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AdOnly 3% of people can do this! Click to try it yourselfYahoo News SingaporeFor years, a 30-year-old Singaporean subjected his mother to various forms of abuse, such as starving and hitting her.a day agoSouth China Morning PostHSBC suffered no risk from Meng Wanzhou’s alleged deceptions, court hears, as extradition fight enters crucial stage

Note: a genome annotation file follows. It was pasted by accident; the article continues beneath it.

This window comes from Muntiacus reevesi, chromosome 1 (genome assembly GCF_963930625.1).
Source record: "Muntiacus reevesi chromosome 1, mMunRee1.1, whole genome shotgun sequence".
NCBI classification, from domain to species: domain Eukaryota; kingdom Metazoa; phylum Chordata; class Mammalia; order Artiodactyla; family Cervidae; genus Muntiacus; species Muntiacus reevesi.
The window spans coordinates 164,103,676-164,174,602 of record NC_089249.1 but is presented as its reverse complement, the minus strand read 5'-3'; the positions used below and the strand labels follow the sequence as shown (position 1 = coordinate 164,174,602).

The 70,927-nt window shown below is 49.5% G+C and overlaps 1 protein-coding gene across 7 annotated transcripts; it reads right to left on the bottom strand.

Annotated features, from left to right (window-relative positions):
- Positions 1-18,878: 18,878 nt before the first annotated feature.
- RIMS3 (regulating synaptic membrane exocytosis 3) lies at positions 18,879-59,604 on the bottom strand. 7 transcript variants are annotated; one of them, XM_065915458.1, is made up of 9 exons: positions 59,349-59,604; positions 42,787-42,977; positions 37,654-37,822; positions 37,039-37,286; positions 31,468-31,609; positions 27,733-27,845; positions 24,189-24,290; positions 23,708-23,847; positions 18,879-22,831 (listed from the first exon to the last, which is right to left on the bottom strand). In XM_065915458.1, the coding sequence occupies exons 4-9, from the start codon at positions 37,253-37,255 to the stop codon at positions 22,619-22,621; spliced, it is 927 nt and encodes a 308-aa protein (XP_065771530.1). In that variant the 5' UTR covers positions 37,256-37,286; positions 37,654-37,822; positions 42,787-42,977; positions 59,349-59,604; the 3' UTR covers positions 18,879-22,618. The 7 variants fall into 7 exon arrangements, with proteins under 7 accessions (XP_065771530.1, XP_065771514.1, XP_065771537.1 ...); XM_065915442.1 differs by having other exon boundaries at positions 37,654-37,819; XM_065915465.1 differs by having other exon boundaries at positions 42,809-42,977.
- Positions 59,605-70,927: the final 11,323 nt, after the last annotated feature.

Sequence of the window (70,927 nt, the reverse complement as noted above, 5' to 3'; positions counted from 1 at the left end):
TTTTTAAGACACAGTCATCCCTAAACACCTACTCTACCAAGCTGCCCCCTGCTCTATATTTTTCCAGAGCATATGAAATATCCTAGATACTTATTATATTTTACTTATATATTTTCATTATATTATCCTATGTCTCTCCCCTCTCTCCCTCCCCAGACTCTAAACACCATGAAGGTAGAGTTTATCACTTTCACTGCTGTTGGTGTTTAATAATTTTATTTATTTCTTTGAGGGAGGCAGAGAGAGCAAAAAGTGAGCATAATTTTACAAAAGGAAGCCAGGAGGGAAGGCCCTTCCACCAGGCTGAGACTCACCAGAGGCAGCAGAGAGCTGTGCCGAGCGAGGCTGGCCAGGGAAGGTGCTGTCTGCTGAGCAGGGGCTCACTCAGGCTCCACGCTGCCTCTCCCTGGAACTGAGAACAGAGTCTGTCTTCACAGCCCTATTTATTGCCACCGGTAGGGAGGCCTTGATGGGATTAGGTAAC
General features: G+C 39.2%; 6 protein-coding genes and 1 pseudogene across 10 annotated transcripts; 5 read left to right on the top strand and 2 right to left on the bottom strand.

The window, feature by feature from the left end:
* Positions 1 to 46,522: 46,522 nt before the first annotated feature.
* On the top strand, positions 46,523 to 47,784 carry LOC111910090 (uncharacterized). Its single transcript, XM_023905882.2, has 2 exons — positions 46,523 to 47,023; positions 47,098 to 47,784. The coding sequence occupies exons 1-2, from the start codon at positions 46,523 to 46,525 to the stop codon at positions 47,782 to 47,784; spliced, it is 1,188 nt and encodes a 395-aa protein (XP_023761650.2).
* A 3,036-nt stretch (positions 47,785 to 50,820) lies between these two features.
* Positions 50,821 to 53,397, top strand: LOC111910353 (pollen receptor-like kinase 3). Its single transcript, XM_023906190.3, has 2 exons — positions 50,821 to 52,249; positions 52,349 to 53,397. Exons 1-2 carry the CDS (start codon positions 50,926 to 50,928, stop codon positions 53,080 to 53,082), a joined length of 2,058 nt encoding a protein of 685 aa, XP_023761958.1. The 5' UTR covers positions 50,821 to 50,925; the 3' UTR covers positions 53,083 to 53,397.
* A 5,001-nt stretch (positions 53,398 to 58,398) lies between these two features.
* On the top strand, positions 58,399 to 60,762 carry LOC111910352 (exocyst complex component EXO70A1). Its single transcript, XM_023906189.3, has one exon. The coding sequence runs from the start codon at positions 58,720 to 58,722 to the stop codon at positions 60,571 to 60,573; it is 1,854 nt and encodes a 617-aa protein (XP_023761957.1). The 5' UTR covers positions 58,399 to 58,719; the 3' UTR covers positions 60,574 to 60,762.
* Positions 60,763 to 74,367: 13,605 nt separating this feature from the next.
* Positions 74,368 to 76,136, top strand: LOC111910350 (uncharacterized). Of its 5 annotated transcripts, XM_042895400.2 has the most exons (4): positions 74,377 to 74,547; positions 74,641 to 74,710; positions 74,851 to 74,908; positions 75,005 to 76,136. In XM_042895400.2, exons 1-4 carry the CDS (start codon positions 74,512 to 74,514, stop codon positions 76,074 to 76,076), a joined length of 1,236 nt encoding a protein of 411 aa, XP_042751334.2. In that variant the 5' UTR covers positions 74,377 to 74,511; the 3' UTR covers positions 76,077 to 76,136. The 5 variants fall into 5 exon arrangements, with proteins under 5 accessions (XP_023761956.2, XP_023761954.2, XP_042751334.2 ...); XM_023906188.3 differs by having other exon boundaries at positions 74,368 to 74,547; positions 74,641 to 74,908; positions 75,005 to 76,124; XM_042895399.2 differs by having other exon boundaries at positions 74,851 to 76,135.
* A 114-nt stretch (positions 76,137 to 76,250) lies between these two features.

HSBC suffered no risk of loss as a result of alleged deceptions by Meng Wanzhou, her lawyer told a Canadian court on Monday, as the Huawei Technologies chief financial officer’s two-year battle against extradition to the United States entered a critical stage. But a Canadian government lawyer representing US interests said the fact that Huawei was not a “deadbeat” borrower from the bank was irrelevant to Meng’s alleged fraud. This phase of hearings in the Supreme Court of British Columbia in Vancouver, lasting until April 1, is scheduled to include extensive arguments about whether Meng suffered an abuse of process when border agents questioned her and seized her electronic devices and passwords at the city’s international airport on December 1, 2018, before police arrested her. The border agents then turned over the devices and their passwords to police.Get the latest insights and analysis from our Global Impact newsletter on the big stories originating in China. Her lawyers contend that this was conducted at the orchestration of the US Federal Bureau of Investigation, that Meng’s Canadian charter rights were breached, and that the American bid to have her extradited to face trial on fraud charges in New York should thus be thrown out. In another branch of Meng’s argument, her lawyers said they will also press a claim that the US has no jurisdiction over her alleged actions that are at the heart of the case: she is accused of defrauding HSBC by lying in a PowerPoint presentation to a banker about Huawei’s business dealings in Iran, thus putting the bank at risk of breaching US sanctions on Tehran. Meng’s meeting with the HSBC banker took place in a Hong Kong teahouse in 2013; HSBC is not a US bank; and Meng is not a US citizen. Her lawyers thus contend that the US is trying to assert extraterritorial jurisdiction, in breach of customary international law. She denies the US charges. On Monday, the hearings began with an application by one of Meng’s lawyers, Frank Addario, to admit evidence from another Huawei executive about the supposed risk of fraud loss arising from HSBC’s loans to the Chinese tech giant. “We say … there never was any risk that the bank could incur a loss,” said Addario. The US records of the case, presented to the BC court, were “misleading” about this, he said. Huawei, HSBC in Hong Kong court over Meng extradition papers But Associate Chief Justice Heather Holmes suggested that risk was inherent to the lender in any loan transaction. Addario said the issue of “remoteness” had to be considered. “You’d still have to show something to get over the [test] that the risk is not remote and speculative,” he argued. Holmes continued to suggest considerations about the likelihood of loan default were less important than that a risk always existed. “One never sees in a fraud case of an outstanding loan … an analysis of ‘all right, what were the chances here that it might not have been repaid’. An omission from numerous judgments isn’t a legal proposition, but surely it’s telling,” she said. Huawei is not a deadbeat and the banks are doing just fine … Whether anyone has lost money simply doesn’t matter in the law of fraud Canadian government lawyer Robert Frater In response to Addario, Canadian government lawyer Robert Frater said that “whether there was any loss is not useful in determining whether there was any risk”. “Huawei is not a deadbeat and the banks are doing just fine,” said Frater, but this had nothing to do with whether fraud had taken place. “Whether anyone has lost money simply doesn’t matter in the law of fraud.” Summing up his opposition to the admission of the new evidence, he said “it has no merit, it’s time to move on”. Putting Meng on trial would be ‘triumph for rule of law’, Canada lawyer says On Friday, Holmes rejected Meng’s request to admit as evidence statements by other Huawei employees that contradict the claim she misled HSBC. However, Holmes provisionally allowed parts of an expert report on US sanctions law. The hearings over the next three weeks had also been expected to include attempts by Meng’s lawyers to pursue evidence from Ben Chang, a former Royal Canadian Mounted Police sergeant who was involved in her case but now works as an executive for a Macau casino. Chang is refusing to testify in the extradition hearings; legal documents filed by Canadian government lawyers said there were fears for his safety. But a hearing on the matter, previously scheduled to take place on Tuesday, was cancelled amid discussions between the rival lawyers. Holmes reserved judgment on Monday’s application, and the hearing was adjourned until Wednesday. The final hearings in the extradition case are scheduled to take place from April 26 to May 14. Holmes will then decide whether extradition should be allowed, although appeals could last for years and the final decision on whether to send Meng to the US will rest with Canada’s justice minister. Meng’s arrest and her long fight against extradition have upended China’s relations with the US and Canada. China arrested two Canadians, Michael Kovrig and Michael Spavor, in the days following Meng’s detention and has accused them of espionage; Ottawa regards their arrests as retaliatory. Meng, who is the daughter of Huawei’s founder Ren Zhengfei, is under partial house arrest at her C$13.2 million (US$10.6 million) Vancouver mansion.More from South China Morning Post:Canada judge rejects Meng Wanzhou’s request to use employee statements as evidence in US extradition case‘Abhorrent’ remarks by Donald Trump take centre stage at Meng Wanzhou’s extradition hearingMeng Wanzhou’s lawyers say HSBC ‘fully knew’ that Huawei controlled affiliates that did business in IranAfter weeks of courtroom drama, curtain falls on witness phase of Meng Wanzhou extradition battleThis article HSBC suffered no risk from Meng Wanzhou’s alleged deceptions, court hears, as extradition fight enters crucial stage first appeared on South China Morning PostFor the latest news from the South China Morning Post download our mobile app. Copyright 2021.